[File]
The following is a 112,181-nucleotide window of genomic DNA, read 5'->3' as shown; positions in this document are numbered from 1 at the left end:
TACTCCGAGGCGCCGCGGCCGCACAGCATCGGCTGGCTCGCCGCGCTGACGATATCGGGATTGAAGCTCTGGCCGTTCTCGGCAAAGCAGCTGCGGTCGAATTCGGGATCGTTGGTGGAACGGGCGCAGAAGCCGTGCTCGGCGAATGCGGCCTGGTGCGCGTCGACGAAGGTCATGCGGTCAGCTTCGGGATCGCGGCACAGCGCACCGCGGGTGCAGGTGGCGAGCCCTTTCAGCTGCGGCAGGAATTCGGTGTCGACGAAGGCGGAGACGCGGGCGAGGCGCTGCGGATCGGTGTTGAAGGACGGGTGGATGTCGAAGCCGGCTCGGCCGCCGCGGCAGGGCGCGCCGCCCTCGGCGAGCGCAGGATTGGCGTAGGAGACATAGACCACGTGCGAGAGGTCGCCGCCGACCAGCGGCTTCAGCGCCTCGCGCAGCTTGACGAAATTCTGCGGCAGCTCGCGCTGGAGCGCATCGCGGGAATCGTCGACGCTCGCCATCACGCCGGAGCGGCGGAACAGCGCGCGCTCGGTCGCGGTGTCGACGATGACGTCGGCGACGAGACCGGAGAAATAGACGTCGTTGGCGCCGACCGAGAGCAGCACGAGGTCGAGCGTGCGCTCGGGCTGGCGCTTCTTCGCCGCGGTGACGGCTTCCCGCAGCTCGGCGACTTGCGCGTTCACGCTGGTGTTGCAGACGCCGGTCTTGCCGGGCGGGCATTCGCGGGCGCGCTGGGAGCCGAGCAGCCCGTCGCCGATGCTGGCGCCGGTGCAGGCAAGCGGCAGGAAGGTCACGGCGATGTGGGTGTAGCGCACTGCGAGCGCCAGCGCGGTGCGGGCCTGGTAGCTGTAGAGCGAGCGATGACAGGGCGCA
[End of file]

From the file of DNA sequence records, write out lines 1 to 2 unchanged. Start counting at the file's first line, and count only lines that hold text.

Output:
The following is a 112,181-nucleotide window of genomic DNA, read 5'->3' as shown; positions in this document are numbered from 1 at the left end:
TACTCCGAGGCGCCGCGGCCGCACAGCATCGGCTGGCTCGCCGCGCTGACGATATCGGGATTGAAGCTCTGGCCGTTCTCGGCAAAGCAGCTGCGGTCGAATTCGGGATCGTTGGTGGAACGGGCGCAGAAGCCGTGCTCGGCGAATGCGGCCTGGTGCGCGTCGACGAAGGTCATGCGGTCAGCTTCGGGATCGCGGCACAGCGCACCGCGGGTGCAGGTGGCGAGCCCTTTCAGCTGCGGCAGGAATTCGGTGTCGACGAAGGCGGAGACGCGGGCGAGGCGCTGCGGATCGGTGTTGAAGGACGGGTGGATGTCGAAGCCGGCTCGGCCGCCGCGGCAGGGCGCGCCGCCCTCGGCGAGCGCAGGATTGGCGTAGGAGACATAGACCACGTGCGAGAGGTCGCCGCCGACCAGCGGCTTCAGCGCCTCGCGCAGCTTGACGAAATTCTGCGGCAGCTCGCGCTGGAGCGCATCGCGGGAATCGTCGACGCTCGCCATCACGCCGGAGCGGCGGAACAGCGCGCGCTCGGTCGCGGTGTCGACGATGACGTCGGCGACGAGACCGGAGAAATAGACGTCGTTGGCGCCGACCGAGAGCAGCACGAGGTCGAGCGTGCGCTCGGGCTGGCGCTTCTTCGCCGCGGTGACGGCTTCCCGCAGCTCGGCGACTTGCGCGTTCACGCTGGTGTTGCAGACGCCGGTCTTGCCGGGCGGGCATTCGCGGGCGCGCTGGGAGCCGAGCAGCCCGTCGCCGATGCTGGCGCCGGTGCAGGCAAGCGGCAGGAAGGTCACGGCGATGTGGGTGTAGCGCACTGCGAGCGCCAGCGCGGTGCGGGCCTGGTAGCTGTAGAGCGAGCGATGACAGGGCGCA